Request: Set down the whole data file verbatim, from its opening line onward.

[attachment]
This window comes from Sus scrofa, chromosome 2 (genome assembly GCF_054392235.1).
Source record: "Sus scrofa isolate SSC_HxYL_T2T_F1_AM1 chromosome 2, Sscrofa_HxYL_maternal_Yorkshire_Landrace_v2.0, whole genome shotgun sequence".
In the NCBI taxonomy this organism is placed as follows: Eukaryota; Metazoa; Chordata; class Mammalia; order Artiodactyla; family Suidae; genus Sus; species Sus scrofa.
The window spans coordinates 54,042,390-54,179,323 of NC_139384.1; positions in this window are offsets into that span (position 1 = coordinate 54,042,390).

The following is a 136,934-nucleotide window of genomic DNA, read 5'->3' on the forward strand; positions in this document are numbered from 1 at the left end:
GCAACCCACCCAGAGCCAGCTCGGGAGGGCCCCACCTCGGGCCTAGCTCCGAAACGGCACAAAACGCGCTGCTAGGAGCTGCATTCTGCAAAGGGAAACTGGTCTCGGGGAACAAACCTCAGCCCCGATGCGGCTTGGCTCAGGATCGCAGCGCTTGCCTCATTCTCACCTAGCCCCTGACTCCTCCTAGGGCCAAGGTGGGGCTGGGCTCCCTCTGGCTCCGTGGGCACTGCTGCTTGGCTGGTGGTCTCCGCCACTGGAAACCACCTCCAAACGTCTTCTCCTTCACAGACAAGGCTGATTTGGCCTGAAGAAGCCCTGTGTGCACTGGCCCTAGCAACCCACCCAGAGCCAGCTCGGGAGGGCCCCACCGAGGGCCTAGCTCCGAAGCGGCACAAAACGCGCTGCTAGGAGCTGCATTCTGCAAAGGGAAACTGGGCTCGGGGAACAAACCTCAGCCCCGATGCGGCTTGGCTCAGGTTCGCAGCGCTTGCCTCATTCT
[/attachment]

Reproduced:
This window comes from Sus scrofa, chromosome 2 (genome assembly GCF_054392235.1).
Source record: "Sus scrofa isolate SSC_HxYL_T2T_F1_AM1 chromosome 2, Sscrofa_HxYL_maternal_Yorkshire_Landrace_v2.0, whole genome shotgun sequence".
In the NCBI taxonomy this organism is placed as follows: Eukaryota; Metazoa; Chordata; class Mammalia; order Artiodactyla; family Suidae; genus Sus; species Sus scrofa.
The window spans coordinates 54,042,390-54,179,323 of NC_139384.1; positions in this window are offsets into that span (position 1 = coordinate 54,042,390).

The following is a 136,934-nucleotide window of genomic DNA, read 5'->3' on the forward strand; positions in this document are numbered from 1 at the left end:
GCAACCCACCCAGAGCCAGCTCGGGAGGGCCCCACCTCGGGCCTAGCTCCGAAACGGCACAAAACGCGCTGCTAGGAGCTGCATTCTGCAAAGGGAAACTGGTCTCGGGGAACAAACCTCAGCCCCGATGCGGCTTGGCTCAGGATCGCAGCGCTTGCCTCATTCTCACCTAGCCCCTGACTCCTCCTAGGGCCAAGGTGGGGCTGGGCTCCCTCTGGCTCCGTGGGCACTGCTGCTTGGCTGGTGGTCTCCGCCACTGGAAACCACCTCCAAACGTCTTCTCCTTCACAGACAAGGCTGATTTGGCCTGAAGAAGCCCTGTGTGCACTGGCCCTAGCAACCCACCCAGAGCCAGCTCGGGAGGGCCCCACCGAGGGCCTAGCTCCGAAGCGGCACAAAACGCGCTGCTAGGAGCTGCATTCTGCAAAGGGAAACTGGGCTCGGGGAACAAACCTCAGCCCCGATGCGGCTTGGCTCAGGTTCGCAGCGCTTGCCTCATTCT